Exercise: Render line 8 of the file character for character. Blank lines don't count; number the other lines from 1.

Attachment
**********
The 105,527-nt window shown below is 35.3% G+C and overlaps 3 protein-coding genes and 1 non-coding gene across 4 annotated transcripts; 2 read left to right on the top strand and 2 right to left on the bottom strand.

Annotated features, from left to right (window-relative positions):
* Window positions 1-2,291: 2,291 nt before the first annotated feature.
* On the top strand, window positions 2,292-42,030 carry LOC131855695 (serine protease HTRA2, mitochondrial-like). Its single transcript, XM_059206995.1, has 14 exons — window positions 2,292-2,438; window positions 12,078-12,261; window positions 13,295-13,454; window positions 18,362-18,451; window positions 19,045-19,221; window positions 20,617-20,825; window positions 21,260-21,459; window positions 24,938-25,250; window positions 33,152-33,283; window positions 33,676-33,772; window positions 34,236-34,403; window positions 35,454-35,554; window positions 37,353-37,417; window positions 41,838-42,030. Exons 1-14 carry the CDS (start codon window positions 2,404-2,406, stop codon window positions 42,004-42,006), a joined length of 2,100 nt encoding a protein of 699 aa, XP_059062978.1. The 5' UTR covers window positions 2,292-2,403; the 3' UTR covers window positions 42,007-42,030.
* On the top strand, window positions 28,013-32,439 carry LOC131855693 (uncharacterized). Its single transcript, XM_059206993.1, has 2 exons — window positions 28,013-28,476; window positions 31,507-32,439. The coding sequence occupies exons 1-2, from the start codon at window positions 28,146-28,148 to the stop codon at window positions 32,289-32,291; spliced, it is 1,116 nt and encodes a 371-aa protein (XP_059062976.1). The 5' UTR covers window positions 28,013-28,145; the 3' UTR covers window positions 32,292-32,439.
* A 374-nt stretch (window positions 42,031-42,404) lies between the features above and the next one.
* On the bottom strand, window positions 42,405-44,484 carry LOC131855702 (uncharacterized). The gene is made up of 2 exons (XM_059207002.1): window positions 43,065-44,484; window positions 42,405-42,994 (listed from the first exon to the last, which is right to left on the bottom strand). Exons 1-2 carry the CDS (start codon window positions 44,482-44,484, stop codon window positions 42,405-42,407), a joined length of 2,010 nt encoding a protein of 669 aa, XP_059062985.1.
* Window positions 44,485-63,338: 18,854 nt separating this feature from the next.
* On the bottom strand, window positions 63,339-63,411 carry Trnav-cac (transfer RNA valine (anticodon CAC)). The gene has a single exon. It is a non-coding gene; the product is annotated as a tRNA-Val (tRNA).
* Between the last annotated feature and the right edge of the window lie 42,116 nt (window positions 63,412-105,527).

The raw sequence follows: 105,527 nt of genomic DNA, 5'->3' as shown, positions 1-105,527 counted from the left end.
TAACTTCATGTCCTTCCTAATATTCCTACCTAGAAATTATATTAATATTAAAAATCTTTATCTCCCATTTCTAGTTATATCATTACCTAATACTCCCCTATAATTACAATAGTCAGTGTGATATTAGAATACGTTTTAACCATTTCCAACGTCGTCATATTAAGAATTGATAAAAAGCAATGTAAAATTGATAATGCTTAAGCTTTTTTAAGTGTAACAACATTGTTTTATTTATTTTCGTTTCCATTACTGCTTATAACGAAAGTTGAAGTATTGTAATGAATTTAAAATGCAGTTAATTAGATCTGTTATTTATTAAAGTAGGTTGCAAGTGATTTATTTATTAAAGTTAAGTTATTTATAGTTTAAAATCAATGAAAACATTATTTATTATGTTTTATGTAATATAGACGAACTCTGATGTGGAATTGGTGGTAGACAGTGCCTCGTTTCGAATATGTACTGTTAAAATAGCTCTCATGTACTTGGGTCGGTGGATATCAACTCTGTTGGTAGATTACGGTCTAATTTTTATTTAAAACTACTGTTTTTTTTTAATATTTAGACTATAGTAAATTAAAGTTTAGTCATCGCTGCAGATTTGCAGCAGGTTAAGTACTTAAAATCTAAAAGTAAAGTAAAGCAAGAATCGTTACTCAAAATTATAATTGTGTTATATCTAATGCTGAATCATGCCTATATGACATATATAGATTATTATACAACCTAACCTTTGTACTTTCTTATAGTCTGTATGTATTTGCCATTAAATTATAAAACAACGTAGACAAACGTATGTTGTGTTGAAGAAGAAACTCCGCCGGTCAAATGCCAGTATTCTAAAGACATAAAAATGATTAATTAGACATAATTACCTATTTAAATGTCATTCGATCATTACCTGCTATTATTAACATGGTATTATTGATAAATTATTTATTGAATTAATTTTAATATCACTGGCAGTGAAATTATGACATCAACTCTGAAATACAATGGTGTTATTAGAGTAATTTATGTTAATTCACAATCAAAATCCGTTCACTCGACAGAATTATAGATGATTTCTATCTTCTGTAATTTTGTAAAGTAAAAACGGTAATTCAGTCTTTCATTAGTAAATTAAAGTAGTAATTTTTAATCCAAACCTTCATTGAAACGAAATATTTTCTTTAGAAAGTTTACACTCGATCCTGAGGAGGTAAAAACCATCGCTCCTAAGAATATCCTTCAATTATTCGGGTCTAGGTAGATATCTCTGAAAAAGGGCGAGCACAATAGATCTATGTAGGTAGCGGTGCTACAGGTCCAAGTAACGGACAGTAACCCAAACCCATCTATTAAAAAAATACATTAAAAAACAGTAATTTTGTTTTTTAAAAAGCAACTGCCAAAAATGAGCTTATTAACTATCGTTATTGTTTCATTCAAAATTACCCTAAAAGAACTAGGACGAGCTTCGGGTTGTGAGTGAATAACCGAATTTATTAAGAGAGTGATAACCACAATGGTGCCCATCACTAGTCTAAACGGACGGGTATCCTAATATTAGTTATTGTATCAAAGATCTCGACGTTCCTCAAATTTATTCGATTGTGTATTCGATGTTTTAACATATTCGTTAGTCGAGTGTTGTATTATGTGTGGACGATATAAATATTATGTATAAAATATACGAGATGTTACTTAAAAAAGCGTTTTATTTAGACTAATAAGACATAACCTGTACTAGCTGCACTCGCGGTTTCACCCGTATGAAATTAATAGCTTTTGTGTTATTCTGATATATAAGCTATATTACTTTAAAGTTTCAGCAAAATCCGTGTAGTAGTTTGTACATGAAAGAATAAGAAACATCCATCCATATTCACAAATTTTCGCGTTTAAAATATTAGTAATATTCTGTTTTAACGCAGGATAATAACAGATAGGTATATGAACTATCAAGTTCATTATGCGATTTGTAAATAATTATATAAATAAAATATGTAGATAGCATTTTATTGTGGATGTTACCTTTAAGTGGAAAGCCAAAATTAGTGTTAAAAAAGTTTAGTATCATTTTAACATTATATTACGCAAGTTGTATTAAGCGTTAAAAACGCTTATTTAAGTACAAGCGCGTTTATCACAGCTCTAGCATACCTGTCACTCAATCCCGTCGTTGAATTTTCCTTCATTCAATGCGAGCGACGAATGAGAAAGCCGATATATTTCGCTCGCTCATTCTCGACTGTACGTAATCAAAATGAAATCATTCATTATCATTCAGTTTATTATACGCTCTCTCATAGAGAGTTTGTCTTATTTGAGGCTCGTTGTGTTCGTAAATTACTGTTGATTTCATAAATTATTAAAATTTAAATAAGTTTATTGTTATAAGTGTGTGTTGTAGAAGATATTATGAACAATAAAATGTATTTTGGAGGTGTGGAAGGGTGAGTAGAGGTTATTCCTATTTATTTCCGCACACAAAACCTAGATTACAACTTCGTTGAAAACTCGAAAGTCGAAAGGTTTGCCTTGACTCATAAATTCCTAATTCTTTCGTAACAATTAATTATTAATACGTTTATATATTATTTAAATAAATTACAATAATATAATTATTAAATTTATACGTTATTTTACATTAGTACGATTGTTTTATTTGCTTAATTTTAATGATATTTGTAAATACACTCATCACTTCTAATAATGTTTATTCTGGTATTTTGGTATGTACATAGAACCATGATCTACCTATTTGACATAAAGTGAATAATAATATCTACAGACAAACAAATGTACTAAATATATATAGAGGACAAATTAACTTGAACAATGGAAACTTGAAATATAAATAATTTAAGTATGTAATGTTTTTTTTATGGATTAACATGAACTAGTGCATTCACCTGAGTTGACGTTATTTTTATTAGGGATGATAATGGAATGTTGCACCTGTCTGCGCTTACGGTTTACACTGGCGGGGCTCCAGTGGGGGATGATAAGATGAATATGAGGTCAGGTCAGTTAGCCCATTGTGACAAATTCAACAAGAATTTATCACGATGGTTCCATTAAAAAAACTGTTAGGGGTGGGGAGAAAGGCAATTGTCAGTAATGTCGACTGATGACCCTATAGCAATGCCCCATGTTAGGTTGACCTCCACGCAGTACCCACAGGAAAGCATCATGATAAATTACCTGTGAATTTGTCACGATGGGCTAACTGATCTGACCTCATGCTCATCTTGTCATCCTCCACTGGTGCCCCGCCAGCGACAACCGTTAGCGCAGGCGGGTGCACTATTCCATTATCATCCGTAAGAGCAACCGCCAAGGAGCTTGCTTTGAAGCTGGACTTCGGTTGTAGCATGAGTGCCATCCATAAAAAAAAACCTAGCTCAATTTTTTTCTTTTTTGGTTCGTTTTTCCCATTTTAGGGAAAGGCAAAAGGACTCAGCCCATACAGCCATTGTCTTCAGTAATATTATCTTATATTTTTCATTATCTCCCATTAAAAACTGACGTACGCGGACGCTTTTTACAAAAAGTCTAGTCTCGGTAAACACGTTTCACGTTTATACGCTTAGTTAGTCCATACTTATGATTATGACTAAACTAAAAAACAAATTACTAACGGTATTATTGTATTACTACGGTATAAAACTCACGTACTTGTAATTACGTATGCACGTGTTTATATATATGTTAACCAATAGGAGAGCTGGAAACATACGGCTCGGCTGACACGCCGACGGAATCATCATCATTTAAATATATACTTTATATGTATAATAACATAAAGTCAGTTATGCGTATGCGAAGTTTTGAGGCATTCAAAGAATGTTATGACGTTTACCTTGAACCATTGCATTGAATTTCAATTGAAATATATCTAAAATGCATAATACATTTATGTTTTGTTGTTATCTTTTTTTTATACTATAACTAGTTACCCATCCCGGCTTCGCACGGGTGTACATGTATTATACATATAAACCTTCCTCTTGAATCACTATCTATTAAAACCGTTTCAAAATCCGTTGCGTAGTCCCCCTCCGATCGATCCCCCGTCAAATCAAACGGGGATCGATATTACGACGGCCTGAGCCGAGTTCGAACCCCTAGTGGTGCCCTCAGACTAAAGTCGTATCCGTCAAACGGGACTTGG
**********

* Window positions 44,485-63,338: 18,854 nt separating this feature from the next.